Tearing Us Apart is just the book we need: it understands and works within our current rhetorical and political impulses. Unfortunately, it is silent on specific policies to address how to reduce abortion demand. Nonetheless, with pro-life leaders like Anderson and DeSanctis at the helm, we have every reason to believe that the future of our movement will be guided, not by ideology, but by what will best serve the good of babies, women, and families.
Pillar: Sexuality & Family
The second pillar of a decent society is the institution of the family, which is built upon the comprehensive sexual union of man and woman. No other institution can top the family’s ability to transmit what is pivotal—character formation, values, virtues, and enduring love—to each new generation.
An important new study finds that the informed-consent process that governs “transitioning” is too often more of a box-checking exercise than a serious discussion and deliberation. The study concludes that clinicians in the rapidly growing transgender industry have gone beyond simple negligence or incompetence; instead, they are engaging in demonstrably unethical practices.
In light of both Ukraine’s cultural stance on LGBTQ issues and the data showing drawbacks of same sex parenting, a presidential fiat legalizing same-sex marriage would be an affront to the nation. Furthermore, any capitalizing on Ukraine’s current dependence on the US and EU governments by encouraging its ideological colonization in the utter absence of popular support would be not virtuous but vicious.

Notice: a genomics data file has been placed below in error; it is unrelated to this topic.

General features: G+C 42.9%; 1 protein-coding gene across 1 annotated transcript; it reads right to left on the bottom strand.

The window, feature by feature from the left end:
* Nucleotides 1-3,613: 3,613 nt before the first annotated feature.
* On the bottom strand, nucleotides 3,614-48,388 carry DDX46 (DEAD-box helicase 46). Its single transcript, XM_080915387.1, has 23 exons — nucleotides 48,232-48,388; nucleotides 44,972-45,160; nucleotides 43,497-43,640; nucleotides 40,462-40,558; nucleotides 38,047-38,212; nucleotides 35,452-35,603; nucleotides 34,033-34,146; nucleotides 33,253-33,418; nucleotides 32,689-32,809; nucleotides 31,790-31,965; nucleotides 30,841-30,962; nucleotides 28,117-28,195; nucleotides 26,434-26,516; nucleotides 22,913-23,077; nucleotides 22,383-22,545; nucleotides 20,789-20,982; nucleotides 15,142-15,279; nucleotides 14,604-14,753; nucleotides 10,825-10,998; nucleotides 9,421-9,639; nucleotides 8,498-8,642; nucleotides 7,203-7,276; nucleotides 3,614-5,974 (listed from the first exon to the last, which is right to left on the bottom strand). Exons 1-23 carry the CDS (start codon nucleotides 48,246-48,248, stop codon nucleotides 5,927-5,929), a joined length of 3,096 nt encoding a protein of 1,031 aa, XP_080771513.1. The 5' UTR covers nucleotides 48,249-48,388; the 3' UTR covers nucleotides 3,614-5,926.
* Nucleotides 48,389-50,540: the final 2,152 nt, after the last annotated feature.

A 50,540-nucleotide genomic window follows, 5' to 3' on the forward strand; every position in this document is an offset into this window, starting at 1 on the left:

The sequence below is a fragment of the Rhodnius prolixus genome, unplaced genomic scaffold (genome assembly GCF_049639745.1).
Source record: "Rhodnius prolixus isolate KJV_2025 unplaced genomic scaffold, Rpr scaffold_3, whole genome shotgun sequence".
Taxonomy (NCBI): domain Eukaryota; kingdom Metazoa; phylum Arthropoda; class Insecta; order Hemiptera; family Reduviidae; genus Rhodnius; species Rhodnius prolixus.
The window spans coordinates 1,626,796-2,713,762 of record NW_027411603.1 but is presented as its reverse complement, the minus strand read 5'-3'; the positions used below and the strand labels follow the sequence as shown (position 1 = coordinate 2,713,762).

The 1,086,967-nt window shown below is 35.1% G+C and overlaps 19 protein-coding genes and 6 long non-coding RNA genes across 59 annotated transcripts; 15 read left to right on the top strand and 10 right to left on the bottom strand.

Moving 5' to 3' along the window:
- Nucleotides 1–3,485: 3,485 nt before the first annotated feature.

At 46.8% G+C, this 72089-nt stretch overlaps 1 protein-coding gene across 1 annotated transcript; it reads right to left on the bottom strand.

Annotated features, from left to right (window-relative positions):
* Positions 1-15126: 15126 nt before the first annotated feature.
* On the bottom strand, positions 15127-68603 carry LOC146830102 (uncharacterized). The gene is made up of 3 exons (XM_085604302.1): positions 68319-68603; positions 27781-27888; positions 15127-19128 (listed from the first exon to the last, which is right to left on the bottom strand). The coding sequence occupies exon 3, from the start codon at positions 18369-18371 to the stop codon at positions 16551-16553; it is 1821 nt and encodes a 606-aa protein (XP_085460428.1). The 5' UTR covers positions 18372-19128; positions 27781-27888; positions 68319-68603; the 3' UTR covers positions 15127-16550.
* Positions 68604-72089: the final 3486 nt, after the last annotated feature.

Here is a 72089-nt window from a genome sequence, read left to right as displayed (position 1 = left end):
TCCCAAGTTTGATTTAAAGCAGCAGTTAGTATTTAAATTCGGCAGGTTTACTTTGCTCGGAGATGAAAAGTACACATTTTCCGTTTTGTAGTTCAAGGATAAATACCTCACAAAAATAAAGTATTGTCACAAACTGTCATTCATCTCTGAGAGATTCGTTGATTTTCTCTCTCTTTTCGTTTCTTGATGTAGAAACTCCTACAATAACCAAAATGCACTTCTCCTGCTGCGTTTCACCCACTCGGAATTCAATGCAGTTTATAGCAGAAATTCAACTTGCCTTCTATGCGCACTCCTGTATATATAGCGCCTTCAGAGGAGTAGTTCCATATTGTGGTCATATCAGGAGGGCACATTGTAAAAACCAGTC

With the Dobbs decision, many moms and their babies will no longer bear abortion’s hidden costs. In the longer term, we must make abortion a choice that no woman wants in the first place.
If a post-Roe future is defined by even deeper divisions and bare-knuckle election politics, and not by a cultural shift in our thinking about how to not only protect innocent life but to support the parents who give and nurture that life, then we will have failed—again.
The contemporary distinction between sex and gender downgrades human beings to “biological” males or females with detached “identities.” We should reject this, and insist instead that sexual difference is a fundamental component of personality, one of its modes of being.